The NHS was accused yesterday of "recklessly" expanding its staff so it could hit government targets and cut waiting lists but without calculating whether it could afford to employ them.

The result has been a "disastrous failure" in workforce planning, with many trusts discovering they have hired more staff than they can afford to pay, a committee of MPs said.

The report, from the Commons health select committee, casts light on one of the great mysteries of the NHS's recent history - how, after five years of record investment, one in three trusts is facing deficits amounting to a gross total of more than £1bn.

It shows that, since 1999 when NHS spending began to grow rapidly, hospitals and primary care trusts have over-reached themselves, employing too many extra staff and plunging themselves into debt.

The committee says NHS trusts chose to spend the billions of pounds being poured into the service on hiring extra hands rather than finding better ways of using their existing staff.

Between 1999 and 2005, an extra 260,000 employees were hired, an increase of almost a quarter. That included 17 per cent more GPs, 22 per cent more nurses, 37 per cent more consultants and 62 per cent more senior managers.

"These figures far exceeded those proposed in the NHS Plan [published in July 2000]. Hoped for increases in productivity were not happening. It was easier to employ more people than to think about how to perform a task more efficiently," the report says.

As boom has turned to bust, many posts have either been removed or frozen and some staff made redundant, the report says. Training budgets have been slashed and newly qualified staff have found it difficult to get jobs.

Among the casualties are 30,000 junior doctors who have found themselves competing with colleagues from other EU countries for 22,000 jobs, due to start on 1 August, whose situation has been aggravated by a shambolic and discredited selection system.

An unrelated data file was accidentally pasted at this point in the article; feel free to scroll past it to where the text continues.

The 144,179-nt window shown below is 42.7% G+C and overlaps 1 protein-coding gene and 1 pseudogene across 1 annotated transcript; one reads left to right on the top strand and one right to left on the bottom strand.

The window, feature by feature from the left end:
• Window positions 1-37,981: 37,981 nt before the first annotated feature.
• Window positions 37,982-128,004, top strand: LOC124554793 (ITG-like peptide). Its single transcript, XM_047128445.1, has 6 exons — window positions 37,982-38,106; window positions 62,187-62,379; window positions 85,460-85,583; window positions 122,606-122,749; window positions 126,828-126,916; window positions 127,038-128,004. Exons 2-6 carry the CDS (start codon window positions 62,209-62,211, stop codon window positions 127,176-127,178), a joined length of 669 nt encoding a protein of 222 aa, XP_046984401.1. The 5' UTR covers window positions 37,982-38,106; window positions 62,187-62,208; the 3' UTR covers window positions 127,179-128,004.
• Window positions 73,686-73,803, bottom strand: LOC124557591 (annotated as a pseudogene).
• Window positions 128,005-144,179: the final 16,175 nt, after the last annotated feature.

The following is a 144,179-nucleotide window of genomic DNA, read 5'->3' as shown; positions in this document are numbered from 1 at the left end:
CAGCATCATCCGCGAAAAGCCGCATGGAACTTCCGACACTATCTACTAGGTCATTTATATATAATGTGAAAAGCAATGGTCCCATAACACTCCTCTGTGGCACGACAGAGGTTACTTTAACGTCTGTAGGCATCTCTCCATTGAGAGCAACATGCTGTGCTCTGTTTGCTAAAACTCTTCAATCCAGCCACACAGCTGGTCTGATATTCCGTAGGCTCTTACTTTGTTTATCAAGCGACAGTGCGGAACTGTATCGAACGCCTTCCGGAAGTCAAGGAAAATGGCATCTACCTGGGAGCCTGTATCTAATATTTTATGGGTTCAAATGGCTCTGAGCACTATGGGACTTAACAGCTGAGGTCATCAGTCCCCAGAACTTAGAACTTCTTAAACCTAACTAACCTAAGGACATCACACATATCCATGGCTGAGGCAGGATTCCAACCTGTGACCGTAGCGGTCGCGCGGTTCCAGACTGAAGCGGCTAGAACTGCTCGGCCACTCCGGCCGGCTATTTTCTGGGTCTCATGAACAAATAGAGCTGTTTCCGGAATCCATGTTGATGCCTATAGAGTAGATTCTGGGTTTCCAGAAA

The committee also criticised large pay increases, introduced under new contracts that have seen GPs and consultants pay rise to an average of more than £100,000. It called on the Government to use the contracts to ensure the NHS got value for money.

Kevin Barron, chairman of the committee, said: "Improving workforce planning is crucial if the health service is to respond effectively to future change and provide value for money for taxpayers. We hope the Government will act swiftly on the recommendations."

The British Medical Association rejected the finding and said the UK was "still critically short of doctors." Sam Everington, deputy chair, said: "Ambitious targets to cut waiting times and improve preventative patient care have only been achieved by increasing the number of health professionals and by doctors delivering on new contracts."

Tory shadow health minister Stephen O'Brien said: "I am not surprised by the strength of criticism levelled at Patricia Hewitt by this report. She has done nothing to stop the demoralising central control of the NHS which is resulting in job losses.Patients are left bewildered about where all the money has gone and hard working staff are losing confidence by the day."